DURHAM — The campus culture report released last week at Duke University diagnosed an environment often dominated by white men, fraternities, sports and an alcohol-drenched social scene that promotes casual sex.
To some, though, the report was a politically correct treatise by leftists intent on social engineering and a top-to-bottom remake of a great university.
Like the Duke lacrosse case itself, the report has stirred strong and conflicting emotions. After nine months of study, a two-dozen member campus committee has recommended 28 changes covering a wide range of topics: dorm space, dining halls, social life, athletics and what types of students are admitted. President Richard Brodhead has said the recommendations will be considered but aren't a done deal. The debate is on.
Whatever the outcome of the lacrosse sexual-offense case, what will come of the report's indictment of campus culture?
For some the question is: Does Duke need fixing?
Not really, said Jason Trumpbour, who last year joined four other Duke alumni to create Friends of Duke University, a group critical of the university's handling of the lacrosse case. The report appears to have a faulty premise, Trumpbour said, because the committee began its work when the lacrosse team was in the cross hairs of so much outrage. The sexual assault accusation against three former Duke lacrosse players touched off a trauma that played out on the national stage. The accuser is black; the players are white.
"The committee report assumes all sorts of pervasive problems with class, race and gender," he said. "I don't think that reflects the common experience of most people."
Duke, warts and all
Alumni who post anonymously to the Web site of the campus newspaper, the Chronicle, say the proposed reforms would ruin Duke. Many students worry that their party life would suffer; others want to see a more varied social scene.
Some observers shake their heads as Duke continues to examine itself even as the case against the players has weakened.
"As long as these recommendations are on the table, these divisions are going to fester, and in fact, they're just going to get worse," said KC Johnson, a history professor at Brooklyn College and the CUNY Graduate Center who writes a popular blog about the Duke lacrosse case.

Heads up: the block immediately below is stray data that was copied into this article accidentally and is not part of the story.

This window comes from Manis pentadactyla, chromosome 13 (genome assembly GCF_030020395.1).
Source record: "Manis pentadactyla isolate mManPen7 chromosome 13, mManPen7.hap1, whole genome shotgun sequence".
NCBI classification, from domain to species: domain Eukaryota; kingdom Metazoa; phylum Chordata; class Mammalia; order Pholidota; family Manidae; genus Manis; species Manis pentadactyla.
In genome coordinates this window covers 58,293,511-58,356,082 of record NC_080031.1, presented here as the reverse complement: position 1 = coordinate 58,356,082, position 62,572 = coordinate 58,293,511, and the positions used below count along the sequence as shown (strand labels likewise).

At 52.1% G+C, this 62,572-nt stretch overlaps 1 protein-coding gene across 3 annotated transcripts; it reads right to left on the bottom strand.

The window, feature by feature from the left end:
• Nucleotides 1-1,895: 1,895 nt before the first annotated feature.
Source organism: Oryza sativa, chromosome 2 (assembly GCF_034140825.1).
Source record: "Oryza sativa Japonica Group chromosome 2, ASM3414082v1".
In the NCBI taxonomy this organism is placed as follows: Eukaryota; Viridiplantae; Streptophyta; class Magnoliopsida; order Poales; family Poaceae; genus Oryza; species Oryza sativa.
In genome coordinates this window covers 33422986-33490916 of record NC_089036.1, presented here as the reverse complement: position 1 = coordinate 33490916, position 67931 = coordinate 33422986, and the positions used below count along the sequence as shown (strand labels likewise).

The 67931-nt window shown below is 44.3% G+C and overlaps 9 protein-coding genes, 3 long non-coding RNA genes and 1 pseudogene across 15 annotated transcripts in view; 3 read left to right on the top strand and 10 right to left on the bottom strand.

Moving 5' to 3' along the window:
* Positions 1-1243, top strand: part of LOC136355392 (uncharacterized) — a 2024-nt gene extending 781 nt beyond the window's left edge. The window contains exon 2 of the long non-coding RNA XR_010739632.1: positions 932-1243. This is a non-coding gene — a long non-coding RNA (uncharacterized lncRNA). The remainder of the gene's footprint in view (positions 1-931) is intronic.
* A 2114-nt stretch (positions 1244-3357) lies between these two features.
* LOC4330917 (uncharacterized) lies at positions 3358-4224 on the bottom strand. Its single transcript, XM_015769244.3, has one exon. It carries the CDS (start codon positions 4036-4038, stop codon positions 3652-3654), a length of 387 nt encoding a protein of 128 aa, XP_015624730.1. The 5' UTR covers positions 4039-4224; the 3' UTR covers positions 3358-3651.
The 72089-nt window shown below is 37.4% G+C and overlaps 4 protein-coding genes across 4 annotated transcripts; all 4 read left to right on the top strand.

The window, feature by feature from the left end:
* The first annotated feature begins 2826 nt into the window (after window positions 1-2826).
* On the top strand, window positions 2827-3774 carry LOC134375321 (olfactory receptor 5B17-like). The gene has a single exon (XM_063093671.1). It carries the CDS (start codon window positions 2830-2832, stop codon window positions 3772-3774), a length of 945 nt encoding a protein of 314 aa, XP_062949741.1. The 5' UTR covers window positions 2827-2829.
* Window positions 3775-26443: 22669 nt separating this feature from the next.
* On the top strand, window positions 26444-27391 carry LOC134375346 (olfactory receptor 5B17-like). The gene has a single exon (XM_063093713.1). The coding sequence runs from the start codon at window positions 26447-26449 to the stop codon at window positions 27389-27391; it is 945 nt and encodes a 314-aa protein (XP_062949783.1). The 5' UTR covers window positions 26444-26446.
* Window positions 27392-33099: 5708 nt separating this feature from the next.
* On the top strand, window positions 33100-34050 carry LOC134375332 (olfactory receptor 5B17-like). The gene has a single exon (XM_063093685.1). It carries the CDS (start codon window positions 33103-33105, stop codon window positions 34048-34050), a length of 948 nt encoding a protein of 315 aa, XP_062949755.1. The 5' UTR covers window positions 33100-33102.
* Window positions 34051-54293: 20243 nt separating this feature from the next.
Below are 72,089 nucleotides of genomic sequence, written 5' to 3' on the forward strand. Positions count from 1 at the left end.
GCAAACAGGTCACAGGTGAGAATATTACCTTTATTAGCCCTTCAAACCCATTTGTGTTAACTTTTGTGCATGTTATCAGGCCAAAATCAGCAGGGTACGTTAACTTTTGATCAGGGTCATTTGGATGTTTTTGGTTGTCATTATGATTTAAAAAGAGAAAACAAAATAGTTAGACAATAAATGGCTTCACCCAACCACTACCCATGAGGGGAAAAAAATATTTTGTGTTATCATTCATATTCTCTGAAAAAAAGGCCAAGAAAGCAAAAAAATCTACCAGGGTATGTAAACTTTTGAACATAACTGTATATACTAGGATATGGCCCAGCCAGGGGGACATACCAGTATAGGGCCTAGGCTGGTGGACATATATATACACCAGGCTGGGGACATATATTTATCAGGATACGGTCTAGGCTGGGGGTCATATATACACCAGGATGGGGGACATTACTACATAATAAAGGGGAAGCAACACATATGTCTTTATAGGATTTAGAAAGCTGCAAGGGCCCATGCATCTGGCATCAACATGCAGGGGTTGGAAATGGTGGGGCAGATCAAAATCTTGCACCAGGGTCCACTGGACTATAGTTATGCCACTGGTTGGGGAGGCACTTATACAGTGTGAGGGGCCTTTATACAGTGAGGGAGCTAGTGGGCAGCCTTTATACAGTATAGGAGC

Johnson, who is writing a book about the case, has been relentless in his criticism of the so-called "Group of 88" -- professors who endorsed an ad in the Chronicle in April that has been characterized as a rush to judgment against the players.
The professors have said that the ad was misunderstood and refused to apologize for it.
One of the endorsers, Paula McClain, will take office in July as chairwoman of Duke's Academic Council, the faculty governing body. She said she thinks the recent report was a careful study, and she gives Duke credit for undertaking it.
"It says, 'Here we are, warts and all. What do we do about those warts?' " said McClain, a political science professor.
"The reality is the world is changing, the country is changing, and we have to change," she said. "If Duke wants to remain competitive and remain a top-notch institution, it's got to change with the times. Change is very difficult, especially for people who came through Duke years ago."
A campus polarized
The problems identified are endemic to many college campuses. But there was evidence, the panel said, that the situation is worse at Duke. Among the committee's findings: